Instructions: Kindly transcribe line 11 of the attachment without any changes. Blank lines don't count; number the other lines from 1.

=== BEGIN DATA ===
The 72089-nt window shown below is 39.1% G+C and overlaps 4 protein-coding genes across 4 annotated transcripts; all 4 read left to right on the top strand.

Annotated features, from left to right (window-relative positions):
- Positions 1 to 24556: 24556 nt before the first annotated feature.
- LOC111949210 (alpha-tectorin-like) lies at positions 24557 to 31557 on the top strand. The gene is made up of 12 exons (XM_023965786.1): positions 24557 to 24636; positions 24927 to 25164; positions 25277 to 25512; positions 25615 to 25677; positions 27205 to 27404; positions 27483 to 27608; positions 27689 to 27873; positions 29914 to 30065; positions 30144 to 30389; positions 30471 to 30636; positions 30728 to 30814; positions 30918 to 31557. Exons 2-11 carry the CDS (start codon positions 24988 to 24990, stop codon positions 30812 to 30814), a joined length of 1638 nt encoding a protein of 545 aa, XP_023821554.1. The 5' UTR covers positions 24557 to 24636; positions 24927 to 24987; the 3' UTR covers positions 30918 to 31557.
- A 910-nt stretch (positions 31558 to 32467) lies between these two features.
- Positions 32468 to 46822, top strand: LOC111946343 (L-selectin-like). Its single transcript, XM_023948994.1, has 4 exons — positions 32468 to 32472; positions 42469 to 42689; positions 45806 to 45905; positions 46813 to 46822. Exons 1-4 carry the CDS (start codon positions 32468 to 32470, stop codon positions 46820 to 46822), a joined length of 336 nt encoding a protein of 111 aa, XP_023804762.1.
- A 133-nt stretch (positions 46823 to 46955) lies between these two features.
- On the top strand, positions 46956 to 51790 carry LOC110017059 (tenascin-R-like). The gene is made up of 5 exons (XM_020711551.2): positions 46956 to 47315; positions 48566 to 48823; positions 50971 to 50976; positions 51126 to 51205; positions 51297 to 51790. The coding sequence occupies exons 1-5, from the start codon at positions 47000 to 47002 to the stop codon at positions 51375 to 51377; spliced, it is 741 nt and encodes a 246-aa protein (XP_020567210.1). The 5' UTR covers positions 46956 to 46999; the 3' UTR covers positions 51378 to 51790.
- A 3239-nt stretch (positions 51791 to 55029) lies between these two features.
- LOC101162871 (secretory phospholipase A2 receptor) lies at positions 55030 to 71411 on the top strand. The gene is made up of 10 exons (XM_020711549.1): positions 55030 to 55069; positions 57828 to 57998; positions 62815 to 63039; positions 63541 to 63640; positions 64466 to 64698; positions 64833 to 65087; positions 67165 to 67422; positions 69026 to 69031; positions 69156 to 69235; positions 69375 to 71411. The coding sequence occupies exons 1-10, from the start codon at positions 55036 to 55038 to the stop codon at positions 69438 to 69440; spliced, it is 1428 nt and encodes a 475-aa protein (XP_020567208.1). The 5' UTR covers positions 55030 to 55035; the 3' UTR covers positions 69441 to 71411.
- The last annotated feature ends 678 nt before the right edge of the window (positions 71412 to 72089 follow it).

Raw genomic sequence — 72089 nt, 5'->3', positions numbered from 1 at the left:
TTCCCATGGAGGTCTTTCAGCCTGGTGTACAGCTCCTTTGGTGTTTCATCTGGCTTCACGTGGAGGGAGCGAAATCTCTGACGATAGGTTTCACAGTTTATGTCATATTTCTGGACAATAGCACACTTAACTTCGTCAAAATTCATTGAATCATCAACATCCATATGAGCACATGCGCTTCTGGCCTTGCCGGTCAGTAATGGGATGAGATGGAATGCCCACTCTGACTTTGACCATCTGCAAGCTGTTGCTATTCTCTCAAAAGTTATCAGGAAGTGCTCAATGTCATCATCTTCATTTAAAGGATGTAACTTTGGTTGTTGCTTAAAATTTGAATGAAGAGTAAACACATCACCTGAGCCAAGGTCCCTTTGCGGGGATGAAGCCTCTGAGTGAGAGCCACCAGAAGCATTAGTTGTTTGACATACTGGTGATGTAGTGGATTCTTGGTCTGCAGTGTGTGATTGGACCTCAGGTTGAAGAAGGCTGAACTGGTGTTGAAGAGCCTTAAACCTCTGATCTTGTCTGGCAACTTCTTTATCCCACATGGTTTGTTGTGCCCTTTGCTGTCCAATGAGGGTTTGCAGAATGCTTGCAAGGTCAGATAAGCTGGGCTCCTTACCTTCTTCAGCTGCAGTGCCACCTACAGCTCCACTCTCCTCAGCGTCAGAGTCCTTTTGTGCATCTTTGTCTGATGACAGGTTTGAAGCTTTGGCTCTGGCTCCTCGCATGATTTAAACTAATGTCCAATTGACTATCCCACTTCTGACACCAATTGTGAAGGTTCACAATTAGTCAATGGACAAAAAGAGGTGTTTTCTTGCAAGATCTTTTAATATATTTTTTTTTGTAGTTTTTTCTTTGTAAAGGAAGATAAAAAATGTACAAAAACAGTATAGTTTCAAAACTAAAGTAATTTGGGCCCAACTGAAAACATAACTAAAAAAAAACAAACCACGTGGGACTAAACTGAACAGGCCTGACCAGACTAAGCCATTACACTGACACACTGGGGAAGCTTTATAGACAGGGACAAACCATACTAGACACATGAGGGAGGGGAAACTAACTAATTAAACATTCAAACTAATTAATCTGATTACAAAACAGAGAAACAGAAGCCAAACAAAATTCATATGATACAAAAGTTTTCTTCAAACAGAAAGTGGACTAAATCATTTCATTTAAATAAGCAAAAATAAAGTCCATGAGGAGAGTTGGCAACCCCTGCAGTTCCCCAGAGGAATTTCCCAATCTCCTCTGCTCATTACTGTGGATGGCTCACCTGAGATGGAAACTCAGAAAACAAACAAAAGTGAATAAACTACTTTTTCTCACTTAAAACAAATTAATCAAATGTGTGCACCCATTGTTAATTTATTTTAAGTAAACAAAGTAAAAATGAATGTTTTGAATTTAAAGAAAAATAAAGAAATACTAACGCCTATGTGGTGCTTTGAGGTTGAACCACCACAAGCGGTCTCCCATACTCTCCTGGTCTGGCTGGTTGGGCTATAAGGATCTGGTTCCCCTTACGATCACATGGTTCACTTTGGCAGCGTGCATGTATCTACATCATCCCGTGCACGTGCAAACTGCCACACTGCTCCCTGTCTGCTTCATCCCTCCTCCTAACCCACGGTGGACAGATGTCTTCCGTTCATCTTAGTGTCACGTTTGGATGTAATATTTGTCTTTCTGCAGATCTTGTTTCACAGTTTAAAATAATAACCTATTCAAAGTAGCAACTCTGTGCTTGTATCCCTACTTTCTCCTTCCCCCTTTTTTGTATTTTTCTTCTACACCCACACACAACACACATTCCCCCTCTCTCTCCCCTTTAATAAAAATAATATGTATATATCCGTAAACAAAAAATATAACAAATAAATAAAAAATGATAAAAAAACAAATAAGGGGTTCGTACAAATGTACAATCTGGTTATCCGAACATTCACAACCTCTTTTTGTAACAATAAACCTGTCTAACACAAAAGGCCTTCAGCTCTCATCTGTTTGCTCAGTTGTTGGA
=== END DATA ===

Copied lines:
- The last annotated feature ends 678 nt before the right edge of the window (positions 71412 to 72089 follow it).